It was as if a few rounds of a boxing match had already taken place before the pugilists made it to the ring. The weary-looking Prime Minister who appeared at the despatch box immediately after the humbling of her government spoke for over an hour proposing her deal as the only way forward, in what was the first of forty hours of debate on the matter. Many speculated that the speech might be one of her last as Prime Minister, given how much rides on the upcoming votes and the huge hurdles that would need to be overcome for the Government to get past this.

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Is There Life On Mars?

Hard Brexit Lander on Approach

Comment by Steven Paterson, Former MP for Stirling

The cheers that accompanied the successful landing by the NASA InSight Mission on the surface of Mars must have seemed a long way from the sombre House of Commons yesterday, but perhaps there are parallels that can be drawn.

 

After all, both the NASA InSight spacecraft and the Prime Minister’s Brexit plan have been hurtling through the void for months, subject to dangers unknown and an end uncertain. One tiny miscalculation and the successful touchdown in a world of opportunity is instantly transformed into a mangled trail of scorched wreckage.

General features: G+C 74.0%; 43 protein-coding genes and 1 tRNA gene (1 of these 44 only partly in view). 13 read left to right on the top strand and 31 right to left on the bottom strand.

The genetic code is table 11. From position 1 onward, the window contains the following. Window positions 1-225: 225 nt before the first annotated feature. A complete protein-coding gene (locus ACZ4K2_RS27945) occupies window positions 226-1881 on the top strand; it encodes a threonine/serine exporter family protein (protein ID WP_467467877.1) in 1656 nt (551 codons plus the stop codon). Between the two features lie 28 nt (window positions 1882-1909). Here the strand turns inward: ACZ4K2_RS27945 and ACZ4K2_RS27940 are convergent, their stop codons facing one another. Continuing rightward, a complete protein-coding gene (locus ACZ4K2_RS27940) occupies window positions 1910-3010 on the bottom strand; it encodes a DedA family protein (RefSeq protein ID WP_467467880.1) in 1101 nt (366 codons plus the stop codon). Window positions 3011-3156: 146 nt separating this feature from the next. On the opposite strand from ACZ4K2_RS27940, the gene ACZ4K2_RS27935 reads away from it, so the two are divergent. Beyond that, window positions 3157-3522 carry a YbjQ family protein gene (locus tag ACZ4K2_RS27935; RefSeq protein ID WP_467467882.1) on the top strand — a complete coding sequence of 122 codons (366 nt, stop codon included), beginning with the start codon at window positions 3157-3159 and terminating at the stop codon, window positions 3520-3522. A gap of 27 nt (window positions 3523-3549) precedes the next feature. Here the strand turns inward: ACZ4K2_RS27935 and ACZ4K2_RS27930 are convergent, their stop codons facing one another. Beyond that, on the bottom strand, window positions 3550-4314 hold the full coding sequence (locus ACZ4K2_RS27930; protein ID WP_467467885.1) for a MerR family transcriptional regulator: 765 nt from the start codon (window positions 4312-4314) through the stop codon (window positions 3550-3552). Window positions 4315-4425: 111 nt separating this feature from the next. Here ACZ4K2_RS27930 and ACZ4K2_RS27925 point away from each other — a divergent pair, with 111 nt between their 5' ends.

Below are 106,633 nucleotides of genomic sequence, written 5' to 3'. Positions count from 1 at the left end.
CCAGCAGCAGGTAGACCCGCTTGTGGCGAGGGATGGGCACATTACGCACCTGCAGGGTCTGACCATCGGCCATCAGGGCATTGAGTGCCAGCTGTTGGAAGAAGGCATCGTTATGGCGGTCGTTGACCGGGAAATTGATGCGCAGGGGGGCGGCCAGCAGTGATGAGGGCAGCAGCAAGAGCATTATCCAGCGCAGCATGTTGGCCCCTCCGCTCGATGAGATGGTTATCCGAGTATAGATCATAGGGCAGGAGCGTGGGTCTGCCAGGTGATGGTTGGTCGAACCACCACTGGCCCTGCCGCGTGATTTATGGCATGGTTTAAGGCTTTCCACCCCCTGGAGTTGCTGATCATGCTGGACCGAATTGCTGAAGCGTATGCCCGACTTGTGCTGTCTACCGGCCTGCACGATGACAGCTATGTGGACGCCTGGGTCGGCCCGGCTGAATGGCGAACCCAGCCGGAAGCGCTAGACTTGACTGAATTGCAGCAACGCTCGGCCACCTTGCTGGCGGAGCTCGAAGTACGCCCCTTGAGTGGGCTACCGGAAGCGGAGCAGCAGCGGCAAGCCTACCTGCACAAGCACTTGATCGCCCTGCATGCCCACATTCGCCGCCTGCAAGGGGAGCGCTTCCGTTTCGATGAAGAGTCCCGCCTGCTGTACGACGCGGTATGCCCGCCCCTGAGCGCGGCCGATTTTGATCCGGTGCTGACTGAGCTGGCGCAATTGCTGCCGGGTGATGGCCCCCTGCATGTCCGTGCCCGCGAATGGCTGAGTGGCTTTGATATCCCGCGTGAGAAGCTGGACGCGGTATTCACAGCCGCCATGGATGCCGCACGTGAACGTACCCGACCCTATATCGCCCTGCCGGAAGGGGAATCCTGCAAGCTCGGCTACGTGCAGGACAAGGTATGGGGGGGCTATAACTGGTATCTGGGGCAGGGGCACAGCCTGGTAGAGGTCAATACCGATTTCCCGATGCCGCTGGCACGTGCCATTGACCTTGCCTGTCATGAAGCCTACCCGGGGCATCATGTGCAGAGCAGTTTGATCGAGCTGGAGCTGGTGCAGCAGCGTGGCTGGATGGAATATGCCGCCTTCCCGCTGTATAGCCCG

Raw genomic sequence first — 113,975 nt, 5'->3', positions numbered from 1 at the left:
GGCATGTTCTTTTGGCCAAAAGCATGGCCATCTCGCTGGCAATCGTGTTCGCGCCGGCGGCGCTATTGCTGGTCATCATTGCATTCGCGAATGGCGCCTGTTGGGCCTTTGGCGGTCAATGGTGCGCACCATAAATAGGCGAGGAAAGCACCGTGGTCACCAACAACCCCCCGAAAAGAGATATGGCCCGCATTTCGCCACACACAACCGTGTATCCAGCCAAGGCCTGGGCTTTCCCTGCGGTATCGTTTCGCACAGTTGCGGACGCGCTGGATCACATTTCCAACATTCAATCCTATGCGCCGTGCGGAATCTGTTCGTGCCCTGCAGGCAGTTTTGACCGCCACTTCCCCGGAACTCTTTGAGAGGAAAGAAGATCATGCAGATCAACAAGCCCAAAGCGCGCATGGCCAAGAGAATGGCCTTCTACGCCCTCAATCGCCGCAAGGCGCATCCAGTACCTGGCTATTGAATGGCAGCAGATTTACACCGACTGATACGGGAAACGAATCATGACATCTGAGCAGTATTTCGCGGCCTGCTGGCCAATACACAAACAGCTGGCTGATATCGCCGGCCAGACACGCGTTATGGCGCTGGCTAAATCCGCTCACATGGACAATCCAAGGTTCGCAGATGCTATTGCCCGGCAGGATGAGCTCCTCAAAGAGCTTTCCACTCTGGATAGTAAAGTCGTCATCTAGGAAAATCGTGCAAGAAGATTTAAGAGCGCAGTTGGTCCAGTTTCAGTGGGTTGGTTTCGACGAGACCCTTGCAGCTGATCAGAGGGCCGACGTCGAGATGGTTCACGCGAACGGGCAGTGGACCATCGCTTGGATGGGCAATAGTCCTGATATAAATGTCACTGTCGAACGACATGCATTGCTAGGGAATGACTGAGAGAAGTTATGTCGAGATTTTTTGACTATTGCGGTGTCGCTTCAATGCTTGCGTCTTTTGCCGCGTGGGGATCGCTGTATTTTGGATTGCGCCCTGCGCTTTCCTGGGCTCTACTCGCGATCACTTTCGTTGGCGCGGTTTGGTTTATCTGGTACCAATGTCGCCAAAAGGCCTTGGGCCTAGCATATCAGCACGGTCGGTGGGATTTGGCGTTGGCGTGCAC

Which brings me neatly to where we have reached with Prime Minister Theresa May’s Brexit proposals, which have more chance of being successfully delivered safely to another planet than they do of being endorsed by the House of Commons in two weeks’ time when the Meaningful Vote is held in Parliament.

 

So, what on earth is going on? I mean, there can be no way the Prime Minister does not recognise what dozens and dozens of MPs told her during yesterday’s statement: that there is no chance whatsoever of this deal passing the current House of Commons. Yet the Prime Minister has set off touring the country for support for her deal wherever she can find it, which can only mean that she sees pressure from outwith Parliament as her best chance of success.